Category Archives: Wastewater Management

Global Waters – USAID’s 40-Year Legacy in Water and Wastewater Meets the Needs of Egypt’s Growing Population

USAID’s 40-Year Legacy in Water and Wastewater Meets the Needs of Egypt’s Growing Population. Global Waters, June 13, 2017.

Egypt today is a country in transition. With one of the fastest growing populations in the world — estimates suggest that the population will increase from 93 to 120 million people by 2030 — Egypt’s infrastructure needs to keep pace.

egypt

A man turns on the new faucet in his home in Upper Egypt. Photo Credit: Mohamed Abdelwahab for USAID

In both urban and rural areas, population growth has led to an expansion of settlements that strain current water and wastewater systems.

Often, settlements are built over the heavily polluted, unsanitary waterways, posing a public health threat by carrying the risk of waterborne disease.

Since 1978, USAID invested more than $3.5 billion to help bring potable water and sanitation services to more than 25 million Egyptians, directly improving their health and environmental conditions.

Read the complete article.

Could alternative sanitation help South Africa’s water security?

Could alternative sanitation help SA’s water security? Infrastructure News, April 3, 2017.

As the 30th driest country in the world, South Africa is facing greater water security challenges with increasing periods of drought and unpredictable rainfall patterns.

According to a case study on alternative sanitation for water security done by Tomorrow Matters Now, 19.5% of South Africans are still without an improved sanitation service and 4.9% of South Africans have no access to sanitation. Caption-2-Knight-Piesold-768x510

For 60% of water management systems, water demand is overtaken by supply, while 98% of our available water resources are already being used. At the same time, South Africa’s water and sanitation infrastructure is crumbling because of a chronic lack of investment.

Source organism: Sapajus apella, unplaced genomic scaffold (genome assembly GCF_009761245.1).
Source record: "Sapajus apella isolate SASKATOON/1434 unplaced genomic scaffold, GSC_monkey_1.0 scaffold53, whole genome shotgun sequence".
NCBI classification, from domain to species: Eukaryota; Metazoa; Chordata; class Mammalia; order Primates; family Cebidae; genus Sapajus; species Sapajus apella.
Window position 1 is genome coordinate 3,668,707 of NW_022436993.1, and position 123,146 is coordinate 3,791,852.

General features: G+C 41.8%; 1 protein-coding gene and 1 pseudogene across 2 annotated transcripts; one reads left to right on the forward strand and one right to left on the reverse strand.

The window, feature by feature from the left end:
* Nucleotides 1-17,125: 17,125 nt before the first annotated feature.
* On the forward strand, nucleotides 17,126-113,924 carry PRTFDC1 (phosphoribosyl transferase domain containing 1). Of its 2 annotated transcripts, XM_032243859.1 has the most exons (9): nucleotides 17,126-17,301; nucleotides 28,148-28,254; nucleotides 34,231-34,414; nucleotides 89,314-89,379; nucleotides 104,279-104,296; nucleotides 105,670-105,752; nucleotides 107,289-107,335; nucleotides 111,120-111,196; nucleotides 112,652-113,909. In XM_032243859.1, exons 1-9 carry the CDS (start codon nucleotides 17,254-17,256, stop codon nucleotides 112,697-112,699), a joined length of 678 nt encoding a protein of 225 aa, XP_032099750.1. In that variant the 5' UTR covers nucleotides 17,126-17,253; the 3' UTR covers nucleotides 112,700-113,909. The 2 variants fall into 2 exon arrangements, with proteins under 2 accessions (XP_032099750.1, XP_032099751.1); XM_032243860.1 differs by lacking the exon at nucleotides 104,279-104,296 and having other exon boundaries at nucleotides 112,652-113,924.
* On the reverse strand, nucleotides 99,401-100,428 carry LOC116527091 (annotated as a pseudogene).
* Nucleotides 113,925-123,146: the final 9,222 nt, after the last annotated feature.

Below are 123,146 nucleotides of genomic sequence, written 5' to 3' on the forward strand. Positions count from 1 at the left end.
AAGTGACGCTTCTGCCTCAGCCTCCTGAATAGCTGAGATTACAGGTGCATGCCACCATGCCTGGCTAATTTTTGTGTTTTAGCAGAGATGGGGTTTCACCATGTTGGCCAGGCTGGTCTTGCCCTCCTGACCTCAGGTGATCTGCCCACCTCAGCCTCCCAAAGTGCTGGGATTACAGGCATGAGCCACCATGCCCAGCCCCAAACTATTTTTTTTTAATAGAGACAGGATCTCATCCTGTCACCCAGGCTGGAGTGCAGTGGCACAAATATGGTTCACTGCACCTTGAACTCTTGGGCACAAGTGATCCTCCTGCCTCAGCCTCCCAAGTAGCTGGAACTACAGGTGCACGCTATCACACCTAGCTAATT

Local municipalities are faced with these challenges and its effects on a daily basis.

Some of these include the age old problems of institutional or financial shortcomings and capacity constraints, a delay in sanitation services linked to a delay in housing, and the continued maintenance and improvement of basic sanitation.

Waste management has also become an increasing problem with water treatment plants having released raw sewage into rivers in the past due to poor management and maintenance backlogs.

The case study found the need for alternative means of sanitation.

Providing universal access to conventional waterborne sanitation is one of government’s biggest challenges, and the critical aspects of hygiene and dignity, as well as a healthy and resilient environment need to be addressed.

The study said that ‘flushing’ cannot be the solution as we cannot continue to use clean, potable water to flush waste. “We need game-changing new technologies which require little or no water,” the findings suggested.

Read the complete article.

12 ways to turn water from waste to resource – The Guardian

12 ways to turn water from waste to resource. The Guardian, March 27, 2017.

As 80% of the world’s wastewater flows untreated into the environment, we asked an expert panel to discuss how to promote water reuse 

wastewater

A pedestrian walks past a wall adorned with water conservation messages in Mumbai. Photograph: Punit Paranjpe/AFP/Getty Images

1 | Highlight success stories